Planning & Design Practice is pleased to have secured another consent to convert a farm building to a home under Class Q in the Staffordshire Moorlands, writes Director and Chartered Town Planner Richard Pigott.
The modest agricultural building, located off Heath House Lane near Checkley, is enclosed on three sides but open at the front. The council’s officers recommended refusal on 3 grounds but it was overturned by committee members. The first two concerns, relating to impact on heritage assets and impact on the external appearance of the barn, were not shared by members, who had visited the site earlier that day. The third reason for refusal stated that the external dimensions of the building would extend beyond the existing external dimensions. This related to the proposed enclosure of small sections of external cladding beneath the building’s canopy. We pointed out, however, that Article 2(1) of the General Permitted Development Order 2015 provides that, for the purposes of the GPDO, ‘floor space’ means the total floor space in a ‘building’. It defines building as including any structure and erection, including any part of a building. The area beneath the canopy is under the roof and so in and part of the building, not outside of it. We therefore successfully argued that the enclosure of a small area of side cladding (in addition to the enclosure of the open front of the building) would not extend the building beyond the existing external dimensions.
The approval will mean the re-use of a redundant farm building and provide a modest and relatively affordable home in an area where there is a shortage of this type of house. It will not adversely affect any neighbouring properties, it has a safe access and will assist the council in meeting its housing needs. We look forward to seeing the barn converted in the near future.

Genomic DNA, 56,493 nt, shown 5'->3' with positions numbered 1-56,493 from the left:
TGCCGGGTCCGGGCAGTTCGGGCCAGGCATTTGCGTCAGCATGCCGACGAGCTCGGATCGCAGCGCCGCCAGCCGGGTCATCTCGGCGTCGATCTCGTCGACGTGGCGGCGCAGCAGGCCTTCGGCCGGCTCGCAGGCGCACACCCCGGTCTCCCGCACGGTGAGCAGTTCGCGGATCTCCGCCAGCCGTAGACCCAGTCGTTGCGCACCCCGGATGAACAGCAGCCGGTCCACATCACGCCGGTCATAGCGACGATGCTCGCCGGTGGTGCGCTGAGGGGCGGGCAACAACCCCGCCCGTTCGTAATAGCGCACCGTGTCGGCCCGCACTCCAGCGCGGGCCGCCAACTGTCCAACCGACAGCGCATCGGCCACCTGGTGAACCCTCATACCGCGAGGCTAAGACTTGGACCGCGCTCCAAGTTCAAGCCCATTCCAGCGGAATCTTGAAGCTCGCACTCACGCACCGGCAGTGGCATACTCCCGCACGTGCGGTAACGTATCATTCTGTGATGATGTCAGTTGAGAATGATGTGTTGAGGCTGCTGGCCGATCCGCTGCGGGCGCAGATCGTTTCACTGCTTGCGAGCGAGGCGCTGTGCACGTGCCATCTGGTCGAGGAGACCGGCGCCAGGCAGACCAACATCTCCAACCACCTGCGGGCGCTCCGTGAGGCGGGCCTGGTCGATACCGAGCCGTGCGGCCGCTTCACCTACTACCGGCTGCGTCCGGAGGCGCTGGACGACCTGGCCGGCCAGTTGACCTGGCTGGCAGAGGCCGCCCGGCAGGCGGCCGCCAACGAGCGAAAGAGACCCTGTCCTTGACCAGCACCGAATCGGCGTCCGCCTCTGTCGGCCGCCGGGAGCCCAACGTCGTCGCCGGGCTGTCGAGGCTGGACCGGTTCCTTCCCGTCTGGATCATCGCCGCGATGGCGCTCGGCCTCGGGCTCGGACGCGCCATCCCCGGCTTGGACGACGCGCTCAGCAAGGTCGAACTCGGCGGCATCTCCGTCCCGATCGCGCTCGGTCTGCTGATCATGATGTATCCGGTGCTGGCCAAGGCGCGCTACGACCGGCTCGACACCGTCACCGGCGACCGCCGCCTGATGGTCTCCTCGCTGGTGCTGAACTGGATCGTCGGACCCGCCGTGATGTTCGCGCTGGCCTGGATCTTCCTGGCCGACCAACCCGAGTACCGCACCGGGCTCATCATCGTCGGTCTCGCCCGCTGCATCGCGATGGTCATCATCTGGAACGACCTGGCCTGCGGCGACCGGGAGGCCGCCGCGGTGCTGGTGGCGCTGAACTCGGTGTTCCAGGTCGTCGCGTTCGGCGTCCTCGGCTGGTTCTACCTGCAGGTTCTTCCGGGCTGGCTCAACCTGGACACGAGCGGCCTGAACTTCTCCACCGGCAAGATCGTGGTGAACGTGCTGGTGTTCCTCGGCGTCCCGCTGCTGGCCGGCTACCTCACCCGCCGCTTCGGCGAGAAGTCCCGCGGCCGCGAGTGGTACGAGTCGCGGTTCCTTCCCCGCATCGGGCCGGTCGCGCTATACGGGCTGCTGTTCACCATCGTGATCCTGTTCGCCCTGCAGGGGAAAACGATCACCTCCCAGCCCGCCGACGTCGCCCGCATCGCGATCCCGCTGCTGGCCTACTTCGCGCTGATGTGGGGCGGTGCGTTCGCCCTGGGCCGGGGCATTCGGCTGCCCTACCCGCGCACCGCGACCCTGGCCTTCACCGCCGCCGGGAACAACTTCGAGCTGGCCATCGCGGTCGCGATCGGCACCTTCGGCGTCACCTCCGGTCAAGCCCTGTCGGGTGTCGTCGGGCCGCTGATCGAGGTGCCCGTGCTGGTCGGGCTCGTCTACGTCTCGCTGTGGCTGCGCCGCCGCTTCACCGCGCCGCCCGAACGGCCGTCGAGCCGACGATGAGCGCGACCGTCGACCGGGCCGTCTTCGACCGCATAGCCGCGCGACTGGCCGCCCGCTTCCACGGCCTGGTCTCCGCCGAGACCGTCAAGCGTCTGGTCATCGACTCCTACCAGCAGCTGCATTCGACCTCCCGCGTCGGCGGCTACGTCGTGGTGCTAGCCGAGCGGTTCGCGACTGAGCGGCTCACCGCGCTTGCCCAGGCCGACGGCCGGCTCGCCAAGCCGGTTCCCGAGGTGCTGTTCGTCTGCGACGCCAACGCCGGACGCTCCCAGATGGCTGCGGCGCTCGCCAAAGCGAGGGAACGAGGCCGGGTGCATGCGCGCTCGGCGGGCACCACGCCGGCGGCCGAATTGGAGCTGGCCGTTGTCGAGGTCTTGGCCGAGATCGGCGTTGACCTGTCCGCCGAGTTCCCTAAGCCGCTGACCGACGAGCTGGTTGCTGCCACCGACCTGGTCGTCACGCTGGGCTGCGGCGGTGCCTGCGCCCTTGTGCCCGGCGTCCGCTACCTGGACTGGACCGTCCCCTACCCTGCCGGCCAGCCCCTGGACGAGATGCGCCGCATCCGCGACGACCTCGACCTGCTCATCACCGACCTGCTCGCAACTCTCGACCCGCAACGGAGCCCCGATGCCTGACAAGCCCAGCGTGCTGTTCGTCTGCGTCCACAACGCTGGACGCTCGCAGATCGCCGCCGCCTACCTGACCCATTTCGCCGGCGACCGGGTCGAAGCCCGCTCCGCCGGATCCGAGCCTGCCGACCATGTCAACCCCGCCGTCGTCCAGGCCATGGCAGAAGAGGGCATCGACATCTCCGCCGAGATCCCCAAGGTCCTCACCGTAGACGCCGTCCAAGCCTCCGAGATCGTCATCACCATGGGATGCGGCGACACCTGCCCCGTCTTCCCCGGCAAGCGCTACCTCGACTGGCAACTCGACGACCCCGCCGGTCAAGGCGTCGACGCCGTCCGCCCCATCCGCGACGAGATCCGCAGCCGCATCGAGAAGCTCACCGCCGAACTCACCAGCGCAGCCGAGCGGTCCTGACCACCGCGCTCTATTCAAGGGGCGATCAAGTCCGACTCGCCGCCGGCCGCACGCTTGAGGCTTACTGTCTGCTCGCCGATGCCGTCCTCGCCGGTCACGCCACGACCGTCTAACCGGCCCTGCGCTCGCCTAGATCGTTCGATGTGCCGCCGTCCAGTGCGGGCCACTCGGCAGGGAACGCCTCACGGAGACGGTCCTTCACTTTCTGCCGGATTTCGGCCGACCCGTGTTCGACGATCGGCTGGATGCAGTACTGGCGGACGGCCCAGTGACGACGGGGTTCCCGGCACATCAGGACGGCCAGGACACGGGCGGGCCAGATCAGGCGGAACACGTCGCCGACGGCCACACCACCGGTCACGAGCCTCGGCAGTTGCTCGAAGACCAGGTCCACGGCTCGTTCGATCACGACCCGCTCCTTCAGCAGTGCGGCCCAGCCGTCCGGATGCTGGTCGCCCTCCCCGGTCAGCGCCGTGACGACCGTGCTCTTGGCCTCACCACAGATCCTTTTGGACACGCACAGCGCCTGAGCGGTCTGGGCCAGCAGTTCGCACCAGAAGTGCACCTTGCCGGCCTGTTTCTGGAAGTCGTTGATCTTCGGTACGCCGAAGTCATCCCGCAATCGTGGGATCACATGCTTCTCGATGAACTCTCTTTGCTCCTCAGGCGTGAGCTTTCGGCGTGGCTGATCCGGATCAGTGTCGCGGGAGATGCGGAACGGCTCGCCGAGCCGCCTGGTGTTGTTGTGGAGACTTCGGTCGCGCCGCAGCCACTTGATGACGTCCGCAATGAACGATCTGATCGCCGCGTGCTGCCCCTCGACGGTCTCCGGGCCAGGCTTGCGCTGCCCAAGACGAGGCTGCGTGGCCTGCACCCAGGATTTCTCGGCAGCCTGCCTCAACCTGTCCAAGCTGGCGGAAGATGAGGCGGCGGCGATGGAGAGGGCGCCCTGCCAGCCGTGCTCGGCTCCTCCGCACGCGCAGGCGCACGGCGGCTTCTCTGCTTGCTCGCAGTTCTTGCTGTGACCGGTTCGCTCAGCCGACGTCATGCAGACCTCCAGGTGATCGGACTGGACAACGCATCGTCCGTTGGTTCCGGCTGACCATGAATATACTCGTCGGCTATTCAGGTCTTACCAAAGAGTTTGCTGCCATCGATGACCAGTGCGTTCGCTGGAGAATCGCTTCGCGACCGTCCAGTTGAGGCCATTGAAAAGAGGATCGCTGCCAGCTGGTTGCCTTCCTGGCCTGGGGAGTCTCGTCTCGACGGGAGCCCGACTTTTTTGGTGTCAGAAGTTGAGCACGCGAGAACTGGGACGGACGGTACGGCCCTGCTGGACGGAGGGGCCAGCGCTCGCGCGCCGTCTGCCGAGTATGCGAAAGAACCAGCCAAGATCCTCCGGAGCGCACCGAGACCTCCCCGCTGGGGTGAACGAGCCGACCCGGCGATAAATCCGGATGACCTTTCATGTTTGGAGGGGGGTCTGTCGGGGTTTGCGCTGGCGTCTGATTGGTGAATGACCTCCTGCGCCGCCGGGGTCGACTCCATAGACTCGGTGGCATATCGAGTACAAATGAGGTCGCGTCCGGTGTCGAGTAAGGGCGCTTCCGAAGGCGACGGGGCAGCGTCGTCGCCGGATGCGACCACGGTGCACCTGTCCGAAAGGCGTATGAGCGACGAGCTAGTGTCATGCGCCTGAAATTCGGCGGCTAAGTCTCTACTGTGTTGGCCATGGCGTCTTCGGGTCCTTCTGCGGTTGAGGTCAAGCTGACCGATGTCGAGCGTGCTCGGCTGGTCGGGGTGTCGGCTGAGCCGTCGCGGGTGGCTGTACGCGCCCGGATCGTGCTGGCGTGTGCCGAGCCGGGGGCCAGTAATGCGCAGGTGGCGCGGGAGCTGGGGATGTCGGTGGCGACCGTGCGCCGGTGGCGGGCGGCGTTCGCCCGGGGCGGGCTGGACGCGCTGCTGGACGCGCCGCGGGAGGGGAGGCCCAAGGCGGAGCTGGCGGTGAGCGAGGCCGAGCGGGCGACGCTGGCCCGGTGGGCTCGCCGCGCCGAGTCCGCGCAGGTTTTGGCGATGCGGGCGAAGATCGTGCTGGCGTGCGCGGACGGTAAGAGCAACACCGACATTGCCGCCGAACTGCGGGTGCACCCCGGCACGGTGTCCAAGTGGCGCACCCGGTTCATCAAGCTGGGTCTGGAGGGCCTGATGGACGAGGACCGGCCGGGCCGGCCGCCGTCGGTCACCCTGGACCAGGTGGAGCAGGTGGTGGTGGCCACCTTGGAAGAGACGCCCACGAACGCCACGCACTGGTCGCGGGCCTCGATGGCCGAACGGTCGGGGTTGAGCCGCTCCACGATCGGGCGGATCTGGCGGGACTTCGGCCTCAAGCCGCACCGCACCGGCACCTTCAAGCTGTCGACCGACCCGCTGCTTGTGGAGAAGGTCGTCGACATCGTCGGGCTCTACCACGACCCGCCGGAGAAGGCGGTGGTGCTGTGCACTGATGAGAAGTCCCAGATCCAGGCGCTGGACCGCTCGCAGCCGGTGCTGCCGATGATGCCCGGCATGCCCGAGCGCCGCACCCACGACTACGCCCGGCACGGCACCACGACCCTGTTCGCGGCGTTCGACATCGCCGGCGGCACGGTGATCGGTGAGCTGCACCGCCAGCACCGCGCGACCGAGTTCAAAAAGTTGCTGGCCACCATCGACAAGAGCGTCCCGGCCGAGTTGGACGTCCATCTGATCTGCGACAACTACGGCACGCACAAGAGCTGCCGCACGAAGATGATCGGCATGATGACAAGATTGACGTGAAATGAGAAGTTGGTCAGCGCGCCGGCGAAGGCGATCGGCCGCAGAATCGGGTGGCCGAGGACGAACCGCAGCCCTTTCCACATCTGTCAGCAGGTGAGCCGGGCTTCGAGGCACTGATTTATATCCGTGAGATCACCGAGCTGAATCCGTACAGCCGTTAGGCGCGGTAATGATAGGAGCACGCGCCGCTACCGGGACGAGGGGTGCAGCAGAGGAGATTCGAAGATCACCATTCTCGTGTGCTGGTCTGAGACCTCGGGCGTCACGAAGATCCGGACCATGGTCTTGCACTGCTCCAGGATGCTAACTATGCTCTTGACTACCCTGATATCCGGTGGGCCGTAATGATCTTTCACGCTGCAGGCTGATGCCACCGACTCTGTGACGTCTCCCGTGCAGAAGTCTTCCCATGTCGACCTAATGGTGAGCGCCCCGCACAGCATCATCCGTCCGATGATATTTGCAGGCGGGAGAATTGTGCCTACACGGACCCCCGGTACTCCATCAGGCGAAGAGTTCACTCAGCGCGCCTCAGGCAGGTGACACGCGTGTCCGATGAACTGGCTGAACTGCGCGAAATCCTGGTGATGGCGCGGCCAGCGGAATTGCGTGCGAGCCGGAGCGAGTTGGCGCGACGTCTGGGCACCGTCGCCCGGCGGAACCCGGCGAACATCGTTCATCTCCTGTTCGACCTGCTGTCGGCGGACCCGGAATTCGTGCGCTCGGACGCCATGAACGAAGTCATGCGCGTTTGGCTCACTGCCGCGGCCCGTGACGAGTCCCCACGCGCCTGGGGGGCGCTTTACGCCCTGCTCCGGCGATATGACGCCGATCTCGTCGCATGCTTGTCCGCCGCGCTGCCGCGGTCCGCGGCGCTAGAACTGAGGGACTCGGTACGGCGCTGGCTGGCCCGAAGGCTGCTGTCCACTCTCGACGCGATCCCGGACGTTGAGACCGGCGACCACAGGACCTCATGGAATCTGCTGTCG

Barn Conversion have been with us for many years and have gained in popularity since the 1990’s. There are now many examples of these unique, homes up and down the country, each with its own character. Working with either a ‘modern’ or traditional farm building can both yield spectacular results when approached in the right way. The key is to work with the building and its context to produce something that is unique to that particular site.
In the world of planning there are two ways to obtain permission to convert a farm building to a house. One is through the submission of a full planning application to your Local Planning Authority. The second is through exercising permitted development rights, commonly referred to as Class Q, which involves submitting a Prior Approval application to your Local Planning Authority.
Class Q is complex, and subject to a variety of conditions and restrictions. We have lots of experience in this area, and can provide you with expert advice on issues to be taken into account prior to submission of your application through to receiving the decision.
For more information, or to discuss how we could help with a specific project or property please don’t hesitate to get in touch on 01332 347371.